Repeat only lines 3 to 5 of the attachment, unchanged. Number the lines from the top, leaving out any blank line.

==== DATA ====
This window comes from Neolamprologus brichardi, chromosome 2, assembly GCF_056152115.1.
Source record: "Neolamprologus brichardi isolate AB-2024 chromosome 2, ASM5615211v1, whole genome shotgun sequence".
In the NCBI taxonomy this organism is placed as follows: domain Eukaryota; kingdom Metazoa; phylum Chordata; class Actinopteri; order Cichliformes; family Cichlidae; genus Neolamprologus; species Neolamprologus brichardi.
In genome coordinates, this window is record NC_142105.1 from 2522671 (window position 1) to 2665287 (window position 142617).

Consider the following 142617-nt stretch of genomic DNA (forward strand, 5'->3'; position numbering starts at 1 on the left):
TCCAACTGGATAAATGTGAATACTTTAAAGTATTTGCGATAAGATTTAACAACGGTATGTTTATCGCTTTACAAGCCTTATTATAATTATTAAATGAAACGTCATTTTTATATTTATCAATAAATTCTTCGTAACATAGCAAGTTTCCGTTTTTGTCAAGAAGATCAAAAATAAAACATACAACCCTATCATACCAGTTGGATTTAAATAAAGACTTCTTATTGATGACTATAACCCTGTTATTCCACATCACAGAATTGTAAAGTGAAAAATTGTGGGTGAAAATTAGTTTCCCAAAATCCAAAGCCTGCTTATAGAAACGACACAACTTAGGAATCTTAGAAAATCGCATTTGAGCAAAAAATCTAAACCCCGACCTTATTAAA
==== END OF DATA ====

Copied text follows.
In the NCBI taxonomy this organism is placed as follows: domain Eukaryota; kingdom Metazoa; phylum Chordata; class Actinopteri; order Cichliformes; family Cichlidae; genus Neolamprologus; species Neolamprologus brichardi.
In genome coordinates, this window is record NC_142105.1 from 2522671 (window position 1) to 2665287 (window position 142617).

Consider the following 142617-nt stretch of genomic DNA (forward strand, 5'->3'; position numbering starts at 1 on the left):